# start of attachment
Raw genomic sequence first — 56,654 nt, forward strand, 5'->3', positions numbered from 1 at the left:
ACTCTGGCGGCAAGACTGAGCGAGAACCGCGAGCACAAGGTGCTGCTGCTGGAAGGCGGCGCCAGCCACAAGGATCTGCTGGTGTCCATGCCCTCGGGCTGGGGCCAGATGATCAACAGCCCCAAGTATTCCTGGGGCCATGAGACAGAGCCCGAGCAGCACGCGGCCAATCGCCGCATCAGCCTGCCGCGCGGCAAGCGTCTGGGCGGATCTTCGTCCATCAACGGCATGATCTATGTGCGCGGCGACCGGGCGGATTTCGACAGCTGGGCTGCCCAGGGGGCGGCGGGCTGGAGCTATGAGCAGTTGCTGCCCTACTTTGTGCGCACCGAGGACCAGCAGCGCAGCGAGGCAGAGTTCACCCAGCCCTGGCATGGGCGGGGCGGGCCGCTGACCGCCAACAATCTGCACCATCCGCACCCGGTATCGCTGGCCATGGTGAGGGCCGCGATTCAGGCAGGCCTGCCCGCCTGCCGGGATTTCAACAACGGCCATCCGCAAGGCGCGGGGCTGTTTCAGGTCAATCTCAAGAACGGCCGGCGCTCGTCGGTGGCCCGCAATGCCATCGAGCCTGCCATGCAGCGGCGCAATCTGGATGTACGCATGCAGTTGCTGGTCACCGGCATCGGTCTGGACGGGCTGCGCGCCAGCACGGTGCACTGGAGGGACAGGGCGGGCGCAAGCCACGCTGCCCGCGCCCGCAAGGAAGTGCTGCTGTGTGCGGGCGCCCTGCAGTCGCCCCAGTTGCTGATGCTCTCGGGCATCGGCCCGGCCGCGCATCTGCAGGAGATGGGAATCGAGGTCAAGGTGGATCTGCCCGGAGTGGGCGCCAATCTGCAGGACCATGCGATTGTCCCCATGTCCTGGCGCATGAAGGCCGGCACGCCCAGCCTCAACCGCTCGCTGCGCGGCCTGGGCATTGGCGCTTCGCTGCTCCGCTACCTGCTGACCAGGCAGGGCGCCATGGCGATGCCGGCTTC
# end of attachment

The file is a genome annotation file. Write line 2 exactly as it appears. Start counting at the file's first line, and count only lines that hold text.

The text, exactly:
ACTCTGGCGGCAAGACTGAGCGAGAACCGCGAGCACAAGGTGCTGCTGCTGGAAGGCGGCGCCAGCCACAAGGATCTGCTGGTGTCCATGCCCTCGGGCTGGGGCCAGATGATCAACAGCCCCAAGTATTCCTGGGGCCATGAGACAGAGCCCGAGCAGCACGCGGCCAATCGCCGCATCAGCCTGCCGCGCGGCAAGCGTCTGGGCGGATCTTCGTCCATCAACGGCATGATCTATGTGCGCGGCGACCGGGCGGATTTCGACAGCTGGGCTGCCCAGGGGGCGGCGGGCTGGAGCTATGAGCAGTTGCTGCCCTACTTTGTGCGCACCGAGGACCAGCAGCGCAGCGAGGCAGAGTTCACCCAGCCCTGGCATGGGCGGGGCGGGCCGCTGACCGCCAACAATCTGCACCATCCGCACCCGGTATCGCTGGCCATGGTGAGGGCCGCGATTCAGGCAGGCCTGCCCGCCTGCCGGGATTTCAACAACGGCCATCCGCAAGGCGCGGGGCTGTTTCAGGTCAATCTCAAGAACGGCCGGCGCTCGTCGGTGGCCCGCAATGCCATCGAGCCTGCCATGCAGCGGCGCAATCTGGATGTACGCATGCAGTTGCTGGTCACCGGCATCGGTCTGGACGGGCTGCGCGCCAGCACGGTGCACTGGAGGGACAGGGCGGGCGCAAGCCACGCTGCCCGCGCCCGCAAGGAAGTGCTGCTGTGTGCGGGCGCCCTGCAGTCGCCCCAGTTGCTGATGCTCTCGGGCATCGGCCCGGCCGCGCATCTGCAGGAGATGGGAATCGAGGTCAAGGTGGATCTGCCCGGAGTGGGCGCCAATCTGCAGGACCATGCGATTGTCCCCATGTCCTGGCGCATGAAGGCCGGCACGCCCAGCCTCAACCGCTCGCTGCGCGGCCTGGGCATTGGCGCTTCGCTGCTCCGCTACCTGCTGACCAGGCAGGGCGCCATGGCGATGCCGGCTTC